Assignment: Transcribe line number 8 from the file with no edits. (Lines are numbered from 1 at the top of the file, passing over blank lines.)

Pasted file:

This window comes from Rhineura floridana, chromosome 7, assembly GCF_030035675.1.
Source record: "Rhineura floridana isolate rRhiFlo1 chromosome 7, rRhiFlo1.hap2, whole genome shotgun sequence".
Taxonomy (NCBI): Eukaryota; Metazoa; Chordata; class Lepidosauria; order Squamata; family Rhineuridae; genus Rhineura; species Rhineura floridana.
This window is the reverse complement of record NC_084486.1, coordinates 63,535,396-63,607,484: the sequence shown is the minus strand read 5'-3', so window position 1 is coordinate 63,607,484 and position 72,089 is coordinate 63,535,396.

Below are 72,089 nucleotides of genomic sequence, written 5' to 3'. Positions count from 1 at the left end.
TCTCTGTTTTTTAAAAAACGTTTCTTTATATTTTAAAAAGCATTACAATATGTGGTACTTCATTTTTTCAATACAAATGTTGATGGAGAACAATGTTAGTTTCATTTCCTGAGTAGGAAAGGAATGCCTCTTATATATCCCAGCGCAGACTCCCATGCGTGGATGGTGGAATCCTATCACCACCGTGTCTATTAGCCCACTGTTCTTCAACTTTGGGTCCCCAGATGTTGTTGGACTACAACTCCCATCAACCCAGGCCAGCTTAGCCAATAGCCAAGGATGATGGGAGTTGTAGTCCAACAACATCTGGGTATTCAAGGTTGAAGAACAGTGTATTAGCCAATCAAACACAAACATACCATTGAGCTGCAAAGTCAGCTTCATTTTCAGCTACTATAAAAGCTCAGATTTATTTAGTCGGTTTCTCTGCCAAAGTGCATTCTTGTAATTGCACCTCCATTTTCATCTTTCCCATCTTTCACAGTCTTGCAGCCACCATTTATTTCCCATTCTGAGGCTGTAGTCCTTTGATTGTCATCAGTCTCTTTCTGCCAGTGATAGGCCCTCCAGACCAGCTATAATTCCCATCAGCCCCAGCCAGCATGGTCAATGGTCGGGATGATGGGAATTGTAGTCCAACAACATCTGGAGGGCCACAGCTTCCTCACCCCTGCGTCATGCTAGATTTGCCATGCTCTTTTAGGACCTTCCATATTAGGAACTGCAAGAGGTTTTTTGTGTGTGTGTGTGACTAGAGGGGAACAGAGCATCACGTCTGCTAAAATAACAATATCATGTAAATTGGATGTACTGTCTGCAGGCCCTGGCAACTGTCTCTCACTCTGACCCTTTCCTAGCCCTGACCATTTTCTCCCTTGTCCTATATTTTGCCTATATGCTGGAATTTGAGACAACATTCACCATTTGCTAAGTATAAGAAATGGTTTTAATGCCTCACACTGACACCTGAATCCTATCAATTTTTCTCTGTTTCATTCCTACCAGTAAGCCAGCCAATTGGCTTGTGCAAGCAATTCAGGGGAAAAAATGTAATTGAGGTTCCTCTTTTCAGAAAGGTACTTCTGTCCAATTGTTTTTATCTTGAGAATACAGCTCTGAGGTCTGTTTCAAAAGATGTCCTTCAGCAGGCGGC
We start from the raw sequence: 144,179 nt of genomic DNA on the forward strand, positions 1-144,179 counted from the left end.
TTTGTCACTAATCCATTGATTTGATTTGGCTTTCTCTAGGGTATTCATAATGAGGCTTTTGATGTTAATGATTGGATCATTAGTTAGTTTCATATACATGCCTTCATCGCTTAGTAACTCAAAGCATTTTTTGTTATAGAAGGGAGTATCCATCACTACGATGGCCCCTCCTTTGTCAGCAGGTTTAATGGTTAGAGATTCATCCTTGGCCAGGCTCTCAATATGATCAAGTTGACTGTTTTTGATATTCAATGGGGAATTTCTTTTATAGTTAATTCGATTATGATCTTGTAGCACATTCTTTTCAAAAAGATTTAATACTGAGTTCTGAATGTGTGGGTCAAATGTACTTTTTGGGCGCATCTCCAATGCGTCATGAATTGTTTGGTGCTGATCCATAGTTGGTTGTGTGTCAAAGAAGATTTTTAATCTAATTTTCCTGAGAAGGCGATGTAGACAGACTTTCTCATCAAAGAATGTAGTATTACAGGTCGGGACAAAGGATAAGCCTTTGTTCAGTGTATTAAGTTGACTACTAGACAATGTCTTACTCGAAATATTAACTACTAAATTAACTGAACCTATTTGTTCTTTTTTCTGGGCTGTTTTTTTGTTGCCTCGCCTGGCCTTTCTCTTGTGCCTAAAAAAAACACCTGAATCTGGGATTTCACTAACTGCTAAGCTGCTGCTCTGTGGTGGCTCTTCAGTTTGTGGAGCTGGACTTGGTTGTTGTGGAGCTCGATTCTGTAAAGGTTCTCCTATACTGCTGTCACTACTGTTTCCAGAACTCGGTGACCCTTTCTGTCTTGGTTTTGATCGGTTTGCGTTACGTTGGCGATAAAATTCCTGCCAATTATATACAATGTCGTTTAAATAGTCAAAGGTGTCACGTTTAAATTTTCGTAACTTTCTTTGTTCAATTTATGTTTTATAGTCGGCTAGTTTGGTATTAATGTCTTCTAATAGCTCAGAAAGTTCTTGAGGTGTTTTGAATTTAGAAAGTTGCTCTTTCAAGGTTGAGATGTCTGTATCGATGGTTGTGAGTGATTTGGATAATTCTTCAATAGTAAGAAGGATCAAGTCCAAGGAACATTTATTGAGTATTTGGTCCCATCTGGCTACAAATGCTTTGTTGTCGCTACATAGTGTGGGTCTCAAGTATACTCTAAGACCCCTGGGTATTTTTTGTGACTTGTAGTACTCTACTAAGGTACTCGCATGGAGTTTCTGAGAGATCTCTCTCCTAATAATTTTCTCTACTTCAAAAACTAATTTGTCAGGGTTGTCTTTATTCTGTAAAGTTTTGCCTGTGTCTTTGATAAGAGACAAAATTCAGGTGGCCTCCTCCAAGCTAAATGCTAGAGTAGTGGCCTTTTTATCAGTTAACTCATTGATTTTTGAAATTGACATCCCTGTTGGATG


TTTGTCACTAATCCATTGATTTGATTTGGCTTTCTCTAGGGTATTCATAATGAGGCTTTTGATGTTAATGATTGGATCATTAGTTAGTTTCATATACATGCCTTCATCGCTTAGTAACTCAAAGCATTTTTTGTTATAGAAGGGAGTATCCATCACTACGATGGCCCCTCCTTTGTCAGCAGGTTTAATGGTTAGAGATTCATCCTTGGCCAGGCTCTCAATATGATCAAGTTGACTGTTTTTGATATTCAATGGGGAATTTCTTTTATAGTTAATTCGATTATGATCTTGTAGCACATTCTTTTCAAAAAGATTTAATACTGAGTTCTGAATGTGTGGGTCAAATGTACTTTTTGGGCGCATCTCCAATGCGTCATGAATTGTTTGGTGCTGATCCATAGTTGGTTGTGTGTCAAAGAAGATTTTTAATCTAATTTTCCTGAGAAGGCGATGTAGACAGACTTTCTCATCAAAGAATGTAGTATTACAGGTCGGGACAAAGGATAAGCCTTTGTTCAGTGTATTAAGTTGACTACTAGACAATGTCTTACTCGAAATATTAACTACTAAATTAACTGAACCTATTTGTTCTTTTTTCTGGGCTGTTTTTTTGTTGCCTCGCCTGGCCTTTCTCTTGTGCCTAAAAAAAACACCTGAATCTGGGATTTCACTAACTGCTAAGCTGCTGCTCTGTGGTGGCTCTTCAGTTTGTGGAGCTGGACTTGGTTGTTGTGGAGCTCGATTCTGTAAAGGTTCTCCTATACTGCTGTCACTACTGTTTCCAGAACTCGGTGACCCTTTCTGTCTTGGTTTTGATCGGTTTGCGTTACGTTGGCGATAAAATTCCTGCCAATTATATACAATGTCGTTTAAATAGTCAAAGGTGTCACGTTTAAATTTTCGTAACTTTCTTTGTTCAATTTATGTTTTATAGTCGGCTAGTTTGGTATTAATGTCTTCTAATAGCTCAGAAAGTTCTTGAGGTGTTTTGAATTTAGAAAGTTGCTCTTTCAAGGTTGAGATGTCTGTATCGATGGTTGTGAGTGATTTGGATAATTCTTCAATAGTAAGAAGGATCAAGTCCAAGGAACATTTATTGAGTATTTGGTCCCATCTGGCTACAAATGCTTTGTTGTCGCTACATAGTGTGGGTCTCAAGTATACTCTAAGACCCCTGGGTATTTTTTGTGACTTGTAGTACTCTACTAAGGTACTCGCATGGAGTTTCTGAGAGATCTCTCTCCTAATAATTTTCTCTACTTCAAAAACTAATTTGTCAGGGTTGTCTTTATTCTGTAAAGTTTTGCCTGTGTCTTTGATAAGAGACAAAATTCAGGTGGCCTCCTCCAAGCTAAATGCTAGAGTAGTGGCCTTTTTATCAGTTAACTCATTGATTTTTGAAATTGACATCCCTGTTGGATG